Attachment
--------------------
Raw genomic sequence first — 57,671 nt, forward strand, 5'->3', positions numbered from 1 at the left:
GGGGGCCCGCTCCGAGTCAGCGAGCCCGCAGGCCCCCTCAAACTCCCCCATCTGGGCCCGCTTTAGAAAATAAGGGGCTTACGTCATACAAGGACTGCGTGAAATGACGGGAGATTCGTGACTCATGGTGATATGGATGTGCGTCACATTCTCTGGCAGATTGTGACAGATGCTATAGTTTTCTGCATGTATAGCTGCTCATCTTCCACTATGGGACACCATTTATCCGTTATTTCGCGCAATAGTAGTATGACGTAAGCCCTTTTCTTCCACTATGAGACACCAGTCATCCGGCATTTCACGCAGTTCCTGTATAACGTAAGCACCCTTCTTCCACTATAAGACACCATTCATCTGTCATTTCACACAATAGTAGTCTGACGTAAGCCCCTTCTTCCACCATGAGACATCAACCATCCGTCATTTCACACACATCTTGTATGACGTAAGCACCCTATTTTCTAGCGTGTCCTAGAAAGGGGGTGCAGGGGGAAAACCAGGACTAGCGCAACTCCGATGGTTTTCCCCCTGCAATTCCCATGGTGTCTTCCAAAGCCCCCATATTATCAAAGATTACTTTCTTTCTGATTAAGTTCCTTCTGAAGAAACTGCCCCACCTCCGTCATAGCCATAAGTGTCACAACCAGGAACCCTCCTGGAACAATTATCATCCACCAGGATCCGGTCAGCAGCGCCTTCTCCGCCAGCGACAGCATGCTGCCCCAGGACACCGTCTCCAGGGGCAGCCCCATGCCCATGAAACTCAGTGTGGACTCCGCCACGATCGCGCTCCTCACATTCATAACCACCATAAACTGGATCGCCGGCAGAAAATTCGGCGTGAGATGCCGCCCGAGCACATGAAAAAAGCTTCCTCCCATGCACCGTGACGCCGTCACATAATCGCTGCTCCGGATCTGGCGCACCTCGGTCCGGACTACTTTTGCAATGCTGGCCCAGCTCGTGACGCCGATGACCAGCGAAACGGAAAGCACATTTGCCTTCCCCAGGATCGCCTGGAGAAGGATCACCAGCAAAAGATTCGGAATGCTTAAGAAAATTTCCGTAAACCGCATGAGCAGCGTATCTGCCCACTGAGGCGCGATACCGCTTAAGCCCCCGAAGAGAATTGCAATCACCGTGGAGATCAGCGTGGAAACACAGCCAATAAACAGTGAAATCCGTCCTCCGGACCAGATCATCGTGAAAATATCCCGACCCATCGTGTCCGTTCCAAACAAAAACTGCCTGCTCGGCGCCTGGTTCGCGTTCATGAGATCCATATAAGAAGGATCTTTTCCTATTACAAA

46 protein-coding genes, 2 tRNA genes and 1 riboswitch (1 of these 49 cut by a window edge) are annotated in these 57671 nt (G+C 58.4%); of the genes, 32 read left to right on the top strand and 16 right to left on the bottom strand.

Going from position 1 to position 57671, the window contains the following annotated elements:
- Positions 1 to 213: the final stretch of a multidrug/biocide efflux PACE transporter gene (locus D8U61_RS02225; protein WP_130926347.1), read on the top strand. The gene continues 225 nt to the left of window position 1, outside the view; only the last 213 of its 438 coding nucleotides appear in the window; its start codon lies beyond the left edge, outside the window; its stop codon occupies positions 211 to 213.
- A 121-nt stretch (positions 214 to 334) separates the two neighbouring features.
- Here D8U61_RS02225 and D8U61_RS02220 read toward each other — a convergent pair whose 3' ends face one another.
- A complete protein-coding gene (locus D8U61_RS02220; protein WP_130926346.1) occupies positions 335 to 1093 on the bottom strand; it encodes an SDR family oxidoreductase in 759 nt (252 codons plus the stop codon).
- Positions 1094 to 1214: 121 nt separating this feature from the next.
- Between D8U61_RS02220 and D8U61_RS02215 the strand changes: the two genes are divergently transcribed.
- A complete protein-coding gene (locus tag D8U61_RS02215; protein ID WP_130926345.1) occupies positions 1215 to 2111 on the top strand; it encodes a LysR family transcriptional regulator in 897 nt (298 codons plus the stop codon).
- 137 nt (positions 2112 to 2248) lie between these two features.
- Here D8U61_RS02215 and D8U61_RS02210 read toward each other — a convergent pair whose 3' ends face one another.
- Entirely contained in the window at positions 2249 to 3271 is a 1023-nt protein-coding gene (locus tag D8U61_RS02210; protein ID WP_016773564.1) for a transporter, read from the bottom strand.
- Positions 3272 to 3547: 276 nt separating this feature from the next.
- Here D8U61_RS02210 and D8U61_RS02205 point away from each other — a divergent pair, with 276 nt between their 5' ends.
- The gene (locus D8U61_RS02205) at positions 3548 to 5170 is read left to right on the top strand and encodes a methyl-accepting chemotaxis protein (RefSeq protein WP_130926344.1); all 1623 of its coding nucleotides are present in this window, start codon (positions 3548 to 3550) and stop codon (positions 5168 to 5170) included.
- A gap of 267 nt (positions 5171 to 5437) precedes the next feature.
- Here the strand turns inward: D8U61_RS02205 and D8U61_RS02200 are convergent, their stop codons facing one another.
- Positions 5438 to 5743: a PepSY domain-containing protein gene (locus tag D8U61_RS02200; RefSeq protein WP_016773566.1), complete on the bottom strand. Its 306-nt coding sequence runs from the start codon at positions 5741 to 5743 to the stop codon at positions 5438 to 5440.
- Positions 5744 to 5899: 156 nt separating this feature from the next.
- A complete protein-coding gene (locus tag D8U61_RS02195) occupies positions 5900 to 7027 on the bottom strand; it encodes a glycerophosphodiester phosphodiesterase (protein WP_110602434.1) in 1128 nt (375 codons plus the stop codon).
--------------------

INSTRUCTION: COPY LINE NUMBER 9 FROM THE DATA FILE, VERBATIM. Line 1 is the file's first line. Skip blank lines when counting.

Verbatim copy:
- Positions 1094 to 1214: 121 nt separating this feature from the next.